Well, it's been quite a while since I last wrote an entry of my weblog. Anyway, much has happened since then.
One of the most interesting things was that I spent some 18 hours just trying to grab a rare video in VHS format to a digital file. It was a very special show from my favorite band's appearance in July 28th of 2000, at the Milwaukee Metalfest festival.
I borrowed a bt878a-based capture from my uncle and used it to grab the video. After much strugles with the computer and programs to save the video, I finally ended up with the job done. I compressed the video in an amazing fast-motion DivX 3.11 stream of high bitrate. Unfortunately, I couldn't get the sound better than mono, 11kHz, 8bit, but since the VHS was already a bootleg, it sounds almost the same as the original tape that I have (indeed, it is actually quite hard to tell them apart just by the sound). So, I'm now happier with a 500MB file of the whole concert (which lasts for 54:59).
I have also bought myself an Asus DVD-ROM E608, which is an RPC-1 drive that reads up to 8x. It is cool to have a DVD drive that ignores all the region cruft established by the MPAA. Thus, now I can play all DVDs of my preferred bands... Almost!
DVD support under Linux is way behind DVD support under Windows. Cyberlink's PowerDVD generates quite smooth movies with the hardware that I have (and I don't even know if it uses the Matrox in any way to accelerate the output).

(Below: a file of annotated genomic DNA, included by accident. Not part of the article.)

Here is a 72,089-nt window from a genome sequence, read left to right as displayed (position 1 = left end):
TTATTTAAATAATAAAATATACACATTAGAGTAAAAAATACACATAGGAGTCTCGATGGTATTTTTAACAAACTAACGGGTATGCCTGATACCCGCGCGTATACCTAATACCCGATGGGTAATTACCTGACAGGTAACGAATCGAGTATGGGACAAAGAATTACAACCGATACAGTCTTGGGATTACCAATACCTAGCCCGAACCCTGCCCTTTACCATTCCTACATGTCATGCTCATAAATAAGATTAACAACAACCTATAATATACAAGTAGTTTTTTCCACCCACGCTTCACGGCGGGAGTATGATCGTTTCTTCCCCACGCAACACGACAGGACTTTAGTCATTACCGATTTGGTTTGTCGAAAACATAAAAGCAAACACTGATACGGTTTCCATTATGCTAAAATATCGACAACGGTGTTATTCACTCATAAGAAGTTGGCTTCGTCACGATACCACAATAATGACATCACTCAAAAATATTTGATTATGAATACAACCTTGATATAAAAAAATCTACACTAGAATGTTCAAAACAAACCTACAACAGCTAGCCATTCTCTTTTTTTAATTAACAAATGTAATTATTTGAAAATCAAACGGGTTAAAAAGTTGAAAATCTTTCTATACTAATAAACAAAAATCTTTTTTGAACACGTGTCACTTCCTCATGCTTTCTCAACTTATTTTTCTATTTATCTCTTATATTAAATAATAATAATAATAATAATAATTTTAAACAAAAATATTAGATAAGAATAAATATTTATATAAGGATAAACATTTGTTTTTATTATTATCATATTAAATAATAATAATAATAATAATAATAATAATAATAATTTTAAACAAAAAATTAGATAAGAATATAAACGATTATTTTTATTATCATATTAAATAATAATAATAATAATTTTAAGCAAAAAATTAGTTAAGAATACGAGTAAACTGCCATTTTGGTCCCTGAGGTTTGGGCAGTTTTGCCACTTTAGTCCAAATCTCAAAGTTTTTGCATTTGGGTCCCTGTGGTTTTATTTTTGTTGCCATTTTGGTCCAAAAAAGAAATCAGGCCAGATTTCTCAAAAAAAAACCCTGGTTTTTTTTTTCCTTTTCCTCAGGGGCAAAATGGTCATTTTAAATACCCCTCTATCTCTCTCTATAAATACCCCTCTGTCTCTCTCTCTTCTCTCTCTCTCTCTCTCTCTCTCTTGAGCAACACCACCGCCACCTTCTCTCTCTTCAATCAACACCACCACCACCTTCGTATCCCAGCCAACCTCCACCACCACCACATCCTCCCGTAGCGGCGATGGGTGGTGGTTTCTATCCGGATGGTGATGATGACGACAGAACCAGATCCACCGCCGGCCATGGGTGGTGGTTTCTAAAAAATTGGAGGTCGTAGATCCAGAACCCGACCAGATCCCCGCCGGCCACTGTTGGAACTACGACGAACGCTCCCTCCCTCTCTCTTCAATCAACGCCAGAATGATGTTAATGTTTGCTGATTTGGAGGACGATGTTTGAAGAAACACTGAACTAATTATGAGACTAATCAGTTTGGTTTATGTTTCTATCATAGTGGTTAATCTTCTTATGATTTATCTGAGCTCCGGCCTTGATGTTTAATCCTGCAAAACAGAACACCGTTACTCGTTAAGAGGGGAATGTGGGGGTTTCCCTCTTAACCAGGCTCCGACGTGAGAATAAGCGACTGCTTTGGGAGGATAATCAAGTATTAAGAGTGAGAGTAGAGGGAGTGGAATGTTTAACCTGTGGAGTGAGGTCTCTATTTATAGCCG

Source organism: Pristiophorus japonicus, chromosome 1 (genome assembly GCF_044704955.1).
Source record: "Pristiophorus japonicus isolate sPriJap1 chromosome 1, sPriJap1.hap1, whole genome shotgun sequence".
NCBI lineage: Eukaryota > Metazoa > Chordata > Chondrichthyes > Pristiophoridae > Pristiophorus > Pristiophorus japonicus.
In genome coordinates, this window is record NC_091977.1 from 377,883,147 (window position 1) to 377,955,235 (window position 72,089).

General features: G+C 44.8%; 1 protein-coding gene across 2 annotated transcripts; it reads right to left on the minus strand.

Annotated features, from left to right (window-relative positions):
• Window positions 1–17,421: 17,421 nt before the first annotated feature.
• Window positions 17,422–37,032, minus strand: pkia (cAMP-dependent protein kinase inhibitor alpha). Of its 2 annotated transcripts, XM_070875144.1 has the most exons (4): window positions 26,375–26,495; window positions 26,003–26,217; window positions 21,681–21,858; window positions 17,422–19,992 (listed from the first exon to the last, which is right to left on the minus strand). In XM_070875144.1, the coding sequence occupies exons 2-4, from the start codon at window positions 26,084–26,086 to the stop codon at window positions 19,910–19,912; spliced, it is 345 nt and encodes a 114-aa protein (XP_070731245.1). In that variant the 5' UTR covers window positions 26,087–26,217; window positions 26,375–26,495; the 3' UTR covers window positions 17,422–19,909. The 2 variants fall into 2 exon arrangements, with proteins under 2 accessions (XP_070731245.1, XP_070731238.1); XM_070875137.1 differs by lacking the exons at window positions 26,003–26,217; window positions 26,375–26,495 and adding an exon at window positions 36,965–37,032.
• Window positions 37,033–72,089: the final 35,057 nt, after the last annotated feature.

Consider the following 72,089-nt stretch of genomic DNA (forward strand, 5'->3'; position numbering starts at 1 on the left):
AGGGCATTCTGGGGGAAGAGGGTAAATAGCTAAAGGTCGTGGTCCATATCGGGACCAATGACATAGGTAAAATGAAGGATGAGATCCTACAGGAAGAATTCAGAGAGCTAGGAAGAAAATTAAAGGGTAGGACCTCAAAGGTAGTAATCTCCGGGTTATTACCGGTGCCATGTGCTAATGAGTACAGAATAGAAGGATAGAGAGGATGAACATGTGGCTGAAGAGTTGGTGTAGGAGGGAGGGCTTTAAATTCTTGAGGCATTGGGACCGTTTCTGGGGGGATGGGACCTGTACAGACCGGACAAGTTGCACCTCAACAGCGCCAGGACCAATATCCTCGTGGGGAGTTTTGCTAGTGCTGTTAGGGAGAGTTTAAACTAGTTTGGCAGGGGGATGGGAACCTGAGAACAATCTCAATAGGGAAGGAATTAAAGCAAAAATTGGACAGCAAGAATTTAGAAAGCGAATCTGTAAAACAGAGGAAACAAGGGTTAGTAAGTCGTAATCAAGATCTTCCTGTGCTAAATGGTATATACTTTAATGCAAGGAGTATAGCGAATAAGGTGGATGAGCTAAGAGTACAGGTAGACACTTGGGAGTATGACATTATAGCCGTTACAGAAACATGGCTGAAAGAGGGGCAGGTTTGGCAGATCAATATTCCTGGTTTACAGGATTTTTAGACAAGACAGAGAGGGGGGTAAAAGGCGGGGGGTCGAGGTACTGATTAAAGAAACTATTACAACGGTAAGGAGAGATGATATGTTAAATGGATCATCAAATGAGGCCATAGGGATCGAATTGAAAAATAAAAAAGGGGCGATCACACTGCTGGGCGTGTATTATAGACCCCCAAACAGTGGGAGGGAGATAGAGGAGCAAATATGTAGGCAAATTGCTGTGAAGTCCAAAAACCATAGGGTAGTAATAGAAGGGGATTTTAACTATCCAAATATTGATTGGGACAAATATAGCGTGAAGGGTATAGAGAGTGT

On the other hand, there are many programs to play DVDs under Linux, with some of them bein Xine, Videolan and Ogle. All of them quite immature as the time of this writing and there's also the whole problem with CSS.
Xine is packaged for Debian, but the package is quite old in the Debian repository. It also does not incorportate DeCSS. It does not interpret DVD menus. And subtitles bring the player down to its knees (is it disabling overlay mode?). It can play the subtitles using the little controls at the side of the "off" word. A command line option to use subtitles is available on version 0.4.3.
On the other hand, only Videolan supports DeCSS out of the box, has
Debian packages on its site, but also has problems with subtitles
(they are not available in overlay mode -- only usable using
command line switches
--vout x11 or or
--vout sdl). Videolan's
subtitles are ugly. Overall, it seems to be a player with a good
potential and better user interface than xine.
Last, ogle is the only player that supports DVD menus. I haven't used it as much as the other ones, but not all DVD menus are usable (ogle sometimes skips menus). It seems that the future of this player is just to serve to other players as a source for menu-handling.
The DVD output on Linux is also quite bad: the video shows clear signs of being interlaced, with, say, odd lines shifted to the right some 10-20 pixels in relation to even lines. This artifact is especially bad on fast-moving scenes. Since this is a problem with all players under Linux, is there any library that is doing something wrong? PowerDVD for Windows is also not perfect: the image is not as crisp as I'd expect from a DVD: while it doesn't show the effects just mentioned above, its image is a bit blurred, like if someone used a "gaussian blur" filter on the image.
Anyway, I still don't know how things are handled with regions under Linux: are region codes simply ignored by both the drive and the application? Is the application (say, xine) responsible for setting it/lying to the drive? Shouldn't I care? It seems that I'll have to use that dreaded trial-and-error again to discover. Humpft.